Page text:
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Climate change ripples across Africa

Drought and rising temperatures have sapped lake levels. Environmentalists also blame two dams.

December 31, 2006|Charles J. Hanley | Associated Press

JINJA, UGANDA — At Jinja pier, the rusty red hull of a Lake Victoria freighter sat barely afloat in water just six feet deep -- and dropping. "The scientists have to explain this," said the ship's engineer, Gabriel Maziku.

Across the bay, at a fish-packing plant, fishermen had to wade ashore with their Nile perch in flat-bottomed boats, heaving the silvery catch onto a jetty that soon may be on dry land and out of reach. Looking on, plant manager Ravee Ramanujam wondered about what's to come.

"Such a large body of water, dropping so fast," he said.

At 27,000 square miles, the size of Ireland, Victoria is the greatest of Africa's Great Lakes -- the biggest freshwater body after Lake Superior. And it has dropped fast, at least six feet in the last three years, and by as much as a half-inch a day this year before November rains stabilized things.

The outflow through two hydroelectric dams at Jinja is part of the problem -- a tiny part, says the Uganda government, or half the problem, say environmentalists. But much of what is happening to Victoria and other lakes across the heart of Africa is attributable to years of drought and rising temperatures, conditions that starve the lakes of inflowing water and evaporate more of the water they have.

An extreme example lies 1,500 miles northwest of here, deeper in the drought zone, where Lake Chad, once the world's sixth-largest, has shrunk to 2% of its 1960s size. And the African map abounds with other, less startling, examples, from Lake Turkana in northern Kenya getting half the inflow it once did, to the great Lake Tanganyika south of here, whose level dropped more than five feet in five years.

"All these lakes are extremely sensitive to climate change," the U.N. Environment Program warned in a global water assessment two years ago.

Now, in a yet unpublished report obtained by the Associated Press, an international consulting firm advises the Ugandan government that supercomputer models of global-warming scenarios for Lake Victoria "raise alarming concerns" about its future and that of the Nile River, which begins its 4,100-mile northward journey here at Jinja.

The report, by U.S.-based Water Resources and Energy Management International, says rising temperatures may evaporate up to half the lake's normal inflow from rainfall and rivers, with "severe consequences for the lake and its ability to meet the region's water resources needs."

A further dramatic drop in Victoria's water levels might even turn off this spigot for the Nile, a lifeline for more than 100 million Egyptians, Sudanese and others.

"People talk about the snows of Kilimanjaro," said Aris P. Georgakakos, the study's chief author, speaking of that African mountain's melting glaciers. "We have something much bigger to worry about, and that's Lake Victoria."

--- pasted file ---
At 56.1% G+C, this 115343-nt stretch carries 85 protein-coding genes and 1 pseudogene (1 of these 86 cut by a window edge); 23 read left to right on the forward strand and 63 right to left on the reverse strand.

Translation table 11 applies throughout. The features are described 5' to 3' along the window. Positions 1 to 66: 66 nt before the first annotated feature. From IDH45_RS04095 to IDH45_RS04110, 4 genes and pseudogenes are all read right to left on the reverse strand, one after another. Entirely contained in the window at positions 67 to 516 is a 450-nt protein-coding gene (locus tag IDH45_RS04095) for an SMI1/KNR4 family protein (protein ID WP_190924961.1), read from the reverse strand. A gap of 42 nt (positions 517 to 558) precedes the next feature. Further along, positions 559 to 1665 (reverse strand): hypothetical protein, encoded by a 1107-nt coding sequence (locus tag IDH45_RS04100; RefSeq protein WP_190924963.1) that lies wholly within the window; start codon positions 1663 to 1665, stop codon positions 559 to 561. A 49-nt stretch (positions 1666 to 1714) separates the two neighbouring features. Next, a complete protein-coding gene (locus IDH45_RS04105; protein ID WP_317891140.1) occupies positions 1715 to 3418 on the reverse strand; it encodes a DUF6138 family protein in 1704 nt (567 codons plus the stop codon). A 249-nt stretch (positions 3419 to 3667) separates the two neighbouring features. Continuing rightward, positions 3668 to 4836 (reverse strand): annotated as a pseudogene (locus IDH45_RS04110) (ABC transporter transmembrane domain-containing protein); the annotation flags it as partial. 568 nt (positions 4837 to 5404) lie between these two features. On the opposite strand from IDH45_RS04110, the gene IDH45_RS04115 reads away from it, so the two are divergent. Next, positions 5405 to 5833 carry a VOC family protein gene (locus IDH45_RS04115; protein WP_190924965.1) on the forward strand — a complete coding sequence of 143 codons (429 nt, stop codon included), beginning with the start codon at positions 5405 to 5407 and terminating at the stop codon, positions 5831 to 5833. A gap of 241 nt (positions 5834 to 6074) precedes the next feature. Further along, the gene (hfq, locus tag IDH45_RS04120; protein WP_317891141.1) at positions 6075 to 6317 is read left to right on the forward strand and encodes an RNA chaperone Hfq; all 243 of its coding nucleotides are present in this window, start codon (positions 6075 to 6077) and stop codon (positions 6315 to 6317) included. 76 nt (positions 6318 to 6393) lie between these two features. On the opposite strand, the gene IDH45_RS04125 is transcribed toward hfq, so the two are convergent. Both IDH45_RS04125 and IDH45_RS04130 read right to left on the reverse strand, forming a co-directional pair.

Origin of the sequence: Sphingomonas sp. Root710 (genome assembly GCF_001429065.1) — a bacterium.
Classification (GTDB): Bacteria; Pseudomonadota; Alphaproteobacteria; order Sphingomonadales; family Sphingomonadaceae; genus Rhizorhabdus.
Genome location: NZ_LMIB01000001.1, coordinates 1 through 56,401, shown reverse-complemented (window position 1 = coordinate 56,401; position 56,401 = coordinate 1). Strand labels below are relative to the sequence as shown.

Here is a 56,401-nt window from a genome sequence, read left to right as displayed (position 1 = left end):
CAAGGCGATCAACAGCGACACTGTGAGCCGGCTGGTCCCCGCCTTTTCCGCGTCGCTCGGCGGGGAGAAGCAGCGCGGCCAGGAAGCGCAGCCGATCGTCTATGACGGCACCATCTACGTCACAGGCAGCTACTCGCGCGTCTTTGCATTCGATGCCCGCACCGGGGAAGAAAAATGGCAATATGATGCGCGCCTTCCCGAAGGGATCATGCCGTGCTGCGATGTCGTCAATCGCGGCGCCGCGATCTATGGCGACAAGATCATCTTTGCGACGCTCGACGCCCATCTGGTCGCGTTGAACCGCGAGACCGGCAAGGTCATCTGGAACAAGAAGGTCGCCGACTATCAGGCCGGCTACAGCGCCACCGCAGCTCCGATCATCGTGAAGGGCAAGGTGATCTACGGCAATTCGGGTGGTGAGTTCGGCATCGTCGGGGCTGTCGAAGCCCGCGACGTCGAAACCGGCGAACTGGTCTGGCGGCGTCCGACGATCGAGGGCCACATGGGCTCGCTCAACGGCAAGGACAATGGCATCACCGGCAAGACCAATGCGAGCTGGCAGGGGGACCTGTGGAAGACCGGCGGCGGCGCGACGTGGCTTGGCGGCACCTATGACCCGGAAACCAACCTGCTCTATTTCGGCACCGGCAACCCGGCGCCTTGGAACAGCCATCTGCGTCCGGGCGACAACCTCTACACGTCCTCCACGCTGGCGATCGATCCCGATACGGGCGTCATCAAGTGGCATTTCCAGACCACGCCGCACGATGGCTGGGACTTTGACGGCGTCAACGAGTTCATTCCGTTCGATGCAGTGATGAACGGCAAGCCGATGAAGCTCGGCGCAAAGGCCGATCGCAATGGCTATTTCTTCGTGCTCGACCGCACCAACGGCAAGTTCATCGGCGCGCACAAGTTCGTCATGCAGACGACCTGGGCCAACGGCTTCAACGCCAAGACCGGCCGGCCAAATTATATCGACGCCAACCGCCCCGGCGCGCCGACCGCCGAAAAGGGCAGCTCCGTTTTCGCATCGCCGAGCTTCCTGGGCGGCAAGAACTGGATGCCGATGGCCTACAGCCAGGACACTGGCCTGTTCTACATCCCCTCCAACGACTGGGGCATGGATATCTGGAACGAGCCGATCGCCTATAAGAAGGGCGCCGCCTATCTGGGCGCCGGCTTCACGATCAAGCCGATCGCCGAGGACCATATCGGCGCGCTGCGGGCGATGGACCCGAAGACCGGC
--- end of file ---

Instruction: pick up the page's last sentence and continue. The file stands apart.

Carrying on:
Source waters overused

Each troubled lake is a complex story.

Lake Chad's near-disappearance stems in part from overuse of its source waters for irrigation. Deforestation around Lake Victoria, shared by Uganda, Kenya and Tanzania, makes the area a less efficient rain "catchment" for the lake, and overfishing and pollution are damaging its $400-million-a-year fishing industry. Kenya's Rift Valley lakes, some just a few feet deep, have always fluctuated in size, even drying up with drought.

But African leaders say things are different this time, because long-term climate change may eclipse other factors.

"These cycles, when they've happened, they haven't happened under the circumstances pertaining now -- the global warming, overpopulation, degradation," said Maria Mutagamba, Uganda's water and environment minister.

African temperatures rose an average 1 degree Fahrenheit in the 20th century -- matching the global average -- and even more in the last few decades in such places as Lake Tanganyika, climatologists say. If greenhouse gases continue to build in the atmosphere, temperatures may be several degrees warmer by this century's end.

At Lake Victoria's receding shoreline, a place of scavenging storks, weedy expanses of water hyacinth, fishing boats derelict on dried lake bed, people see what's happening but don't understand why.

"In just a few years, the lake pulled back from there, maybe [200 feet]," said fisherman Patrick Sewagude, 24, pointing to old high-water marks at Ssese Beach, near Kampala, Uganda's capital.

Someone had planted a few rows of corn on the exposed lake bed. Grass was taking over elsewhere. "It's tough. The fish have gone way out. You pull up stones in your nets," Sewagude said.

Back in Jinja, 40 miles east of Kampala, researchers at the Lake Victoria Fisheries Organization said falling water levels were the latest blow to the dying biology of Lake Victoria, where pollution had helped kill off scores of unique species of tropical fish in recent decades. Now tilapia, once a prime food fish, are declining because their inshore breeding grounds are vanishing.

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